A dispute between two large financial services companies has left 5,000 New York borrowers, including a number in Western New York, without credit life insurance on their loans.
Prudential Insurance Co. of America has canceled a group credit life policy on second mortgages written by Associates Financial Services Co., a Dallas-based lender that has three offices in Buffalo's suburbs.
Prudential and Associates are blaming each other for the cancellation. Meanwhile, Associates has not found another carrier to pick up the policies when they expire Friday.
Although Associates customers can get refunds of unearned premiums they paid, some are not happy with the cancellation.
Eugene Kennedy, 68, of Buffalo, said it will be very difficult for him to get a life insurance policy to cover the $30,000 balance of his loan, which will not be paid off until the year 2001.
"The worst part is we paid for this and even though we will get some money back, that's no consolation for us," he said. "If I drop dead tomorrow, my wife can't pay this loan off."
Credit life policies, often sold with loans, promise to pay off the loan's balance if the borrower dies.
Associates began notifying its customers last month that the group policy was canceled and that it was looking for another carrier to pick up the coverage. As of this week, no other carrier had been found, said Fred Stern, an Associates spokesman.
Associates has told customers the refund of their premiums will be credited to their loan accounts, which will reduce the amount of payments they make on their loans but will leave their premiums unchanged.
If customers want a cash refund instead, they must go to an Associates office to request it, Stern said.
Prudential has received dozens of calls from Associates borrowers who are not happy with the cancellation or the method being used by Associates to make refunds.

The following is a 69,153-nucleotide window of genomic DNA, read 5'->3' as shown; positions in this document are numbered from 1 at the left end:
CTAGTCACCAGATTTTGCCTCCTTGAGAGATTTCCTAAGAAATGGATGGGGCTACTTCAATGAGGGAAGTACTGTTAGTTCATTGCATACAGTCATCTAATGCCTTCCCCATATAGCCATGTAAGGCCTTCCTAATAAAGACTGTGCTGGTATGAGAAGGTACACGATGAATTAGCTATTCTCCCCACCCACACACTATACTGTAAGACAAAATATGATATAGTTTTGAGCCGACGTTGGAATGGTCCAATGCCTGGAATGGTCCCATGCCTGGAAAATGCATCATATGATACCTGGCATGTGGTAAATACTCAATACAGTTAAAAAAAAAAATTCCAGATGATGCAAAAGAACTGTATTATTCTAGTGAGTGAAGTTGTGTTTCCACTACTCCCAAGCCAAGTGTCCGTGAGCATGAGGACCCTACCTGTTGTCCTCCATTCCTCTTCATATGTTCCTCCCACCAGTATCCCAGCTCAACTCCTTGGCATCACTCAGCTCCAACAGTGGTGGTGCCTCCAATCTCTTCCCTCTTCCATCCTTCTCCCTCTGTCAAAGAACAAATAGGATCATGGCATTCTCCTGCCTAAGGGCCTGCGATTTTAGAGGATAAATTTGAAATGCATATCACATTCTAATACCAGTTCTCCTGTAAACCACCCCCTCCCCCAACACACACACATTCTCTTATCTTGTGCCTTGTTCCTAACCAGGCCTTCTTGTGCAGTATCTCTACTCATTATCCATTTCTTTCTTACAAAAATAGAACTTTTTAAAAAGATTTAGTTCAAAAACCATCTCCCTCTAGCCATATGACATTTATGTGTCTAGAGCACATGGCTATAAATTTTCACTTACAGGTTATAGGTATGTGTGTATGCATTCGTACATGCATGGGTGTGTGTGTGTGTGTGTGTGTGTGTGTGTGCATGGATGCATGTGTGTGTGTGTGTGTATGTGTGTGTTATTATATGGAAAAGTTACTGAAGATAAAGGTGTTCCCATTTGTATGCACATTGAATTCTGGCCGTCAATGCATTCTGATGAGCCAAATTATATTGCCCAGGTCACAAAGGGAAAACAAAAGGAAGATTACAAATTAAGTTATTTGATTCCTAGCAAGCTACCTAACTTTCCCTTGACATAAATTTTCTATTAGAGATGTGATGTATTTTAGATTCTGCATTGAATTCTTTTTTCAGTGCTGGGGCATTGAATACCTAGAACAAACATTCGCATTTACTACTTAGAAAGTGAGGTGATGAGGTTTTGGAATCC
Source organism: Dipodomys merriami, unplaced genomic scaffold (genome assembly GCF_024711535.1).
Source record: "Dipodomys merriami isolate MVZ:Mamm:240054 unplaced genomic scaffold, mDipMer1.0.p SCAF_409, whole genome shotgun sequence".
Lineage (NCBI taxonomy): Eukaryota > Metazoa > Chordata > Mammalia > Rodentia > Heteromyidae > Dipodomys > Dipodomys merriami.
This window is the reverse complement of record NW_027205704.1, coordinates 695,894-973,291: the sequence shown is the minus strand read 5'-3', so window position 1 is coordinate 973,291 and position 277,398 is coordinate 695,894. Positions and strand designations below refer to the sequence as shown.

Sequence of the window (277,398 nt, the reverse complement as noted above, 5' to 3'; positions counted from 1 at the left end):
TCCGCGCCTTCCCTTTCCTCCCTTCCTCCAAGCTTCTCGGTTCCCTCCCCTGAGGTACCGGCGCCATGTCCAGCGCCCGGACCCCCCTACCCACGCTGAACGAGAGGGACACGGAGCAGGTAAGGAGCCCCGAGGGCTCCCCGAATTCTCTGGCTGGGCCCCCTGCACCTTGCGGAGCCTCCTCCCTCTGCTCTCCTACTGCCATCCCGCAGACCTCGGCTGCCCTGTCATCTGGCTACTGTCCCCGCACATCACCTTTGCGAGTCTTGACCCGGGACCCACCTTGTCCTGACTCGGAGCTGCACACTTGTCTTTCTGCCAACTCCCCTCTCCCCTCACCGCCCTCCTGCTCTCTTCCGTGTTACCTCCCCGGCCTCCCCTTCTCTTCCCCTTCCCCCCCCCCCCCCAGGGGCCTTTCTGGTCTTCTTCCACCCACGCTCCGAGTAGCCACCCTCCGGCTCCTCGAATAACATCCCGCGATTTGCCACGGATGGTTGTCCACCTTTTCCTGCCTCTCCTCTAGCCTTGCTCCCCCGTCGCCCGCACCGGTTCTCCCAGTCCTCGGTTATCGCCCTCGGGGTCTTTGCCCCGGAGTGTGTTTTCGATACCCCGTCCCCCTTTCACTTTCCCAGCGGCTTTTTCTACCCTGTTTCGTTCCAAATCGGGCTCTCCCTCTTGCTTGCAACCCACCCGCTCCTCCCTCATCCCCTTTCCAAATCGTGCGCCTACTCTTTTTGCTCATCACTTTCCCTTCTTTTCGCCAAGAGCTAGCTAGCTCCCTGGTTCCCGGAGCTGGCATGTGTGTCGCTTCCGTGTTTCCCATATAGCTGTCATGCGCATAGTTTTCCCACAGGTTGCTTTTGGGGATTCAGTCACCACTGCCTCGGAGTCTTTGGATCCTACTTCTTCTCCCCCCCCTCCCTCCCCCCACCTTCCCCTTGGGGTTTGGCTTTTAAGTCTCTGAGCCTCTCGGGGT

"People are upset because they would prefer to have the money in their pockets so that they can shop around and get replacement coverage," said Kevin Heine, a Prudential spokesman.
The cancellation of a group credit life contract is unusual for the company, and it intends to remain in this line of business, he said.
Besides canceling 5,000 contracts in New York, it also canceled insurance coverage for about 3,000 Associates customers in several other states, he said.
Under Prudential's contract with Associates, it was able to end coverage if rates allowed by law or regulation prove to be inadequate, or if Associates failed to comply with terms of the contract, he said.
Both of those events took place, he said.
New York has the most restrictive regulations of credit life premiums of any state. "We have lost several million dollars on this book of business and that loss could grow in the future," Heine said.
Also, Associates was responsible for a number of administrative roles in selling the policies, including enrolling members, calculating charges correctly, collecting and remitting premiums, processing refunds, and keeping proper records of debtors' loans, he said.
"All of these things come into play when determining whether they fulfilled their obligations," Heine said. "We had certain audits done that determined that certain things weren't complied with.
"This is not a situation that developed overnight. We have been working with Associates for three years to work through some of the problems we have experienced."
Associates disputed Prudential's claims and said its sole reason for canceling the coverage was that it wasn't profitable.
"Prudential canceled the contract because it wasn't profitable, because the premiums allowed under New York law weren't profitable," Stern said. "For Prudential to claim otherwise is just plain wrong. They have left a lot of customers high and dry and we are deeply disturbed about that."